I didn’t think so either, and to make her less embarrassed I said “It’s problably still true that if the lower half on the IQ scale were shot, the upper remaining half would do better. Not that I propose that”.

idleness boring retard 5

These are but two of many, too relaxed, interviews that ended badly when it seemed I had already won them over.

At least at Andersen my dismissal was more to the point: “I’m sure you would do excellently here, but I’m also certain you would leave within two years to join an investment bank in order to make more money

My thoughts: “1) No, no, no, just give me the job and 2) WHAT?! I can make even more money in this thing called investment banking? What and where is that?

bored money blinds retard idlefailure is an option money isnt everything



How the alpha student became an errand boy

I eventually got a job, but not one of the fancy ones above. I got the possibly lowest of low jobs there were in the finance industry (stock broker assistant at a third tier very small Swedish outfit). I, however, was happy as a camper – doubling my “income” from 1k USD/month (student loans) before taxes to 2k (wage).

Actually it was a little less, but let’s round it to 1k USD/month after taxes or 10-12k/year. That was not what was expected of the top student from the top business school in Northern Europe, so take all my advice on job seeking with a bit of salt :)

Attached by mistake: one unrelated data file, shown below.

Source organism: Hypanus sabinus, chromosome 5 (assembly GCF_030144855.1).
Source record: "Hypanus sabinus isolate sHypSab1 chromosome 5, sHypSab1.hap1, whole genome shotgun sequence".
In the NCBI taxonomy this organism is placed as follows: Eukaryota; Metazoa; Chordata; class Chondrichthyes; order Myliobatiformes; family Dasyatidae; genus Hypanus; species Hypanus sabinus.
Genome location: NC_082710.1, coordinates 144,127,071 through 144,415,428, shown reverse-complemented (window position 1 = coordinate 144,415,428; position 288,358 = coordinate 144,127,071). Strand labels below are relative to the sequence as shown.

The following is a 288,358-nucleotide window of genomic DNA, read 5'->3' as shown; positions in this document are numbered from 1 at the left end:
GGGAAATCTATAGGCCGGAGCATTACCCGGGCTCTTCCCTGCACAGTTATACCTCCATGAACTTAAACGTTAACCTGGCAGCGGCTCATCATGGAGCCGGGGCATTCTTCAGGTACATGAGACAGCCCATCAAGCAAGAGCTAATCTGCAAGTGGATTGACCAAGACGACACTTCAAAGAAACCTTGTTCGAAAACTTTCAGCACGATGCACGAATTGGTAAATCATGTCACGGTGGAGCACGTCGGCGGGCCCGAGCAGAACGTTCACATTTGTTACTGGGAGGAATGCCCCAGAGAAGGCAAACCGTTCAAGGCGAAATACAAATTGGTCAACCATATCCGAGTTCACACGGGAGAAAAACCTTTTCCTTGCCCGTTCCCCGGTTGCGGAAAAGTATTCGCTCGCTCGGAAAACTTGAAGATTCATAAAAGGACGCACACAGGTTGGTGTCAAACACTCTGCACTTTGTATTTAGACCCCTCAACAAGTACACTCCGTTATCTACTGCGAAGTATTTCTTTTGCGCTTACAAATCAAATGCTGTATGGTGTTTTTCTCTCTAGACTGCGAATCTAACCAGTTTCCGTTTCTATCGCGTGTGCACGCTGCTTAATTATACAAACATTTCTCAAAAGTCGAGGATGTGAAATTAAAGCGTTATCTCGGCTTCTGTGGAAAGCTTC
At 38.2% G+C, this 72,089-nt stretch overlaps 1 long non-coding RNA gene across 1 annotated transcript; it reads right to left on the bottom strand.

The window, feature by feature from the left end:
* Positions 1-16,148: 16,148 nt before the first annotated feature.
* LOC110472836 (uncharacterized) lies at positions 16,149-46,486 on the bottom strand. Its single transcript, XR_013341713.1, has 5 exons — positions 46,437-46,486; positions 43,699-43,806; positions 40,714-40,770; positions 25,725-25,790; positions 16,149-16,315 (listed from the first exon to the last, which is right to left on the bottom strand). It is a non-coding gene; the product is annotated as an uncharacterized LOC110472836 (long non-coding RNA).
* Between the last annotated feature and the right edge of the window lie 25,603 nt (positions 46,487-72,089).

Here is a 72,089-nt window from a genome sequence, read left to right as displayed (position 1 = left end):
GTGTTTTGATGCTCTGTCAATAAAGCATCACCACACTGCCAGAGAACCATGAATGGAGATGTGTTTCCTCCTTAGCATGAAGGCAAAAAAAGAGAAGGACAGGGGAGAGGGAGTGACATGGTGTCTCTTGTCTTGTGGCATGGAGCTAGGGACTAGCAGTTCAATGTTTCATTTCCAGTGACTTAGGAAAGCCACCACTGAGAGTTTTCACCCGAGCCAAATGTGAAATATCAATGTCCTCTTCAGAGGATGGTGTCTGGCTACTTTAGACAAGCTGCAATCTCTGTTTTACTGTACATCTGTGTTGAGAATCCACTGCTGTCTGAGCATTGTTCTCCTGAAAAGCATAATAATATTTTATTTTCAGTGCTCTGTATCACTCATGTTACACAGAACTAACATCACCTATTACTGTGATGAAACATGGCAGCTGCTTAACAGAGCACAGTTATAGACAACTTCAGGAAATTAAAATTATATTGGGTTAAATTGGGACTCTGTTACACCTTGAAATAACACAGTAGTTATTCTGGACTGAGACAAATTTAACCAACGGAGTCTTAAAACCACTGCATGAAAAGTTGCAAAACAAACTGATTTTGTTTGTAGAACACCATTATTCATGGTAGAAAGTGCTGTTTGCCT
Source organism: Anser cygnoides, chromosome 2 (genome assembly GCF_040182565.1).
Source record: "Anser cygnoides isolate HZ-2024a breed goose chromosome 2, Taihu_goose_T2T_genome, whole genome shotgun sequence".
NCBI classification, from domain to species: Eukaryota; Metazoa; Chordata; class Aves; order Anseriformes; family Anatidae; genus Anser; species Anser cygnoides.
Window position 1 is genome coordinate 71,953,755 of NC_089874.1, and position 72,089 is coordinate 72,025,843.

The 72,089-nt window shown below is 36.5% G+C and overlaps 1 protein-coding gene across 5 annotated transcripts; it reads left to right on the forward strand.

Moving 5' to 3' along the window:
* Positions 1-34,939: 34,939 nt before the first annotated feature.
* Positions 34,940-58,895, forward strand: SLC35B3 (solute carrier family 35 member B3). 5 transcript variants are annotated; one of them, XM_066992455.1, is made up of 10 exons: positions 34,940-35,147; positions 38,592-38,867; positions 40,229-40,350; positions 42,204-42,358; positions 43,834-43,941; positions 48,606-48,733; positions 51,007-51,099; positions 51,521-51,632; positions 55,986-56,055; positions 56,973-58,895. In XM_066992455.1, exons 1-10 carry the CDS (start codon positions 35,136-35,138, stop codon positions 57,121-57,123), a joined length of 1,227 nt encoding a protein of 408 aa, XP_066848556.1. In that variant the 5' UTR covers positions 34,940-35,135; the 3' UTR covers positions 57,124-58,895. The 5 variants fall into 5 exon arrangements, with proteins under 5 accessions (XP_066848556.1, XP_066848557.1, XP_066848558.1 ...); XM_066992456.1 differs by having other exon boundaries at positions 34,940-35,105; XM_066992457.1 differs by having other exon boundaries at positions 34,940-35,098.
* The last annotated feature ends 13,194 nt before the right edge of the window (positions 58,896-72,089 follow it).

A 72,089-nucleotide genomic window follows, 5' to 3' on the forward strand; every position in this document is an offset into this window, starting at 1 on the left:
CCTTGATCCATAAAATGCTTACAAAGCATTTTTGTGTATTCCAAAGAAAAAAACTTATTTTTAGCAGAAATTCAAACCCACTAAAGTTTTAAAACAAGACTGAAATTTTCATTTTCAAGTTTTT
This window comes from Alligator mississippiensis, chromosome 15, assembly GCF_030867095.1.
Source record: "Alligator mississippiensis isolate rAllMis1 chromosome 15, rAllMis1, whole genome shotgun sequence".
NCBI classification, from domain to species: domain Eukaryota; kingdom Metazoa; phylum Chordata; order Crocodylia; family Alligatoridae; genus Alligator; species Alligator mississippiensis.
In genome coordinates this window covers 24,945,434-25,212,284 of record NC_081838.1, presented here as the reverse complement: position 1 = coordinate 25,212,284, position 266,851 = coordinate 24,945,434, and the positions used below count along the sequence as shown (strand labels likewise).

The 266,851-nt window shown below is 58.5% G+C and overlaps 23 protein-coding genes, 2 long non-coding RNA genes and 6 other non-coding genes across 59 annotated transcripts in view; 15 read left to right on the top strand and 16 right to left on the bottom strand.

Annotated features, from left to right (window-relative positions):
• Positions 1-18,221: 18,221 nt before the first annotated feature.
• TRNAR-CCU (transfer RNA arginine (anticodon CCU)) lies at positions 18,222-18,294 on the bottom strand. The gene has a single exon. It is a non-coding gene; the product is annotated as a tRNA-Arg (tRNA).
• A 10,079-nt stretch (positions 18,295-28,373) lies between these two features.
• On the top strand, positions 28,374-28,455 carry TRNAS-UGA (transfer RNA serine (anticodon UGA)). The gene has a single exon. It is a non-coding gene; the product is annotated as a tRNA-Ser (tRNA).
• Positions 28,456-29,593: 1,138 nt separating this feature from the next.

The Retarded Employer

Fortunately for you my, career turned out okay and I eventually found myself screening applications and interviewing applicants.

Here is my advice for applying for a job in finance. It’s not comprehensive or statistically significant. It’s just my view, my way, from my perspective as an employer at one single firm – The European Hedge Fund Of The Decade. By the way all people we hired turned out to be extremely valuable and useful, so we apparently picked the right ones, and they made sure they were picked by sending the right papers and providing the right answers at the interviews.


Here is how to write a CV (what caught my eye)

Language – your CV/letters should be correctly spelled, punctuated, natural-flowing and not too formal (like a serf addressing the king – those get dumped in the big round archive right away). Write naturally, relaxed, with not too big words unless necessary.

Let many people read it before sending it. It’s worth it.

One of my best hires ever was a guy with slightly less impressive merits (schools and grades) but with the best flowing letter of all applicants. My partner said (a weak) no, but I still got to interview him as a wild card. He passed the quantitative management consultancy “cases”, got the job, and stayed on for 8+ years and became partner.

Keep it short – the CV and letter should be respectively maximum 2 pages. MAXIMUM! I can’t really see you needing more than one page for either, but perhaps in extreme cases a second page might be needed.

Clarity and space is of course more important than cramming stuff on one page just for the sake of it, but first think about cutting. Imagine you are about to hire yourself. What is really relevant for the employer?

Do not include foreign languages you don’t intend to use. Do not include that lemonade stand in 4th grade or your 8 week summer job. Do not include jobs shorter than one year full employment unless they are directly relevant for the position. Do not include every hobby you have ever had, or sports you have ever practiced – just the best, formative or current ones.

Achievements, experience and skills should be the focus, not (long) job descriptions

Include character forming experiences such as organized sports (swimming, football, computer gaming, programming etc.) -anything that made you attend practice several times a week for several years, made you rise early, that disciplined you (it shows you understand the value of “long term” and of taking orders…). Achievements!